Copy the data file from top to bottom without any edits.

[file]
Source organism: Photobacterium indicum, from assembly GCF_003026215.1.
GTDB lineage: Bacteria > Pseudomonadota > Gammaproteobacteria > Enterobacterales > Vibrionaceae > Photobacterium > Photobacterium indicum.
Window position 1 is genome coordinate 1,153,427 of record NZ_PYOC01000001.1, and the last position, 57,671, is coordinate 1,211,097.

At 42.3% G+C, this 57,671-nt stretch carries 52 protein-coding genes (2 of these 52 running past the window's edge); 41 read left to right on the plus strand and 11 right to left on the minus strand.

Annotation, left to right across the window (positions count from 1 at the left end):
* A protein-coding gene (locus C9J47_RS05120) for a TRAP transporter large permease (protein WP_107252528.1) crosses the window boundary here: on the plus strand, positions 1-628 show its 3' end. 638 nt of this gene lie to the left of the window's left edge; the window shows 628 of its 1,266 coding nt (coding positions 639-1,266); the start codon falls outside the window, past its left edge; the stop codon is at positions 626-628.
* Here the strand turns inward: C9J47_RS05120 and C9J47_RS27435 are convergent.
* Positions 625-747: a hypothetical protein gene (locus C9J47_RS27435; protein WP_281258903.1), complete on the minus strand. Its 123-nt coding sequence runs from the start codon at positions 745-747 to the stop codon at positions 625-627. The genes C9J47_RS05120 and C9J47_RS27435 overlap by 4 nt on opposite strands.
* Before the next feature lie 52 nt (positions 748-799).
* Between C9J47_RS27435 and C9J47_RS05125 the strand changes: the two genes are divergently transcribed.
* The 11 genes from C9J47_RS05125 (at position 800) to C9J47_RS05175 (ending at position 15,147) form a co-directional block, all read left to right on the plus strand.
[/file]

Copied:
Source organism: Photobacterium indicum, from assembly GCF_003026215.1.
GTDB lineage: Bacteria > Pseudomonadota > Gammaproteobacteria > Enterobacterales > Vibrionaceae > Photobacterium > Photobacterium indicum.
Window position 1 is genome coordinate 1,153,427 of record NZ_PYOC01000001.1, and the last position, 57,671, is coordinate 1,211,097.

At 42.3% G+C, this 57,671-nt stretch carries 52 protein-coding genes (2 of these 52 running past the window's edge); 41 read left to right on the plus strand and 11 right to left on the minus strand.

Annotation, left to right across the window (positions count from 1 at the left end):
* A protein-coding gene (locus C9J47_RS05120) for a TRAP transporter large permease (protein WP_107252528.1) crosses the window boundary here: on the plus strand, positions 1-628 show its 3' end. 638 nt of this gene lie to the left of the window's left edge; the window shows 628 of its 1,266 coding nt (coding positions 639-1,266); the start codon falls outside the window, past its left edge; the stop codon is at positions 626-628.
* Here the strand turns inward: C9J47_RS05120 and C9J47_RS27435 are convergent.
* Positions 625-747: a hypothetical protein gene (locus C9J47_RS27435; protein WP_281258903.1), complete on the minus strand. Its 123-nt coding sequence runs from the start codon at positions 745-747 to the stop codon at positions 625-627. The genes C9J47_RS05120 and C9J47_RS27435 overlap by 4 nt on opposite strands.
* Before the next feature lie 52 nt (positions 748-799).
* Between C9J47_RS27435 and C9J47_RS05125 the strand changes: the two genes are divergently transcribed.
* The 11 genes from C9J47_RS05125 (at position 800) to C9J47_RS05175 (ending at position 15,147) form a co-directional block, all read left to right on the plus strand.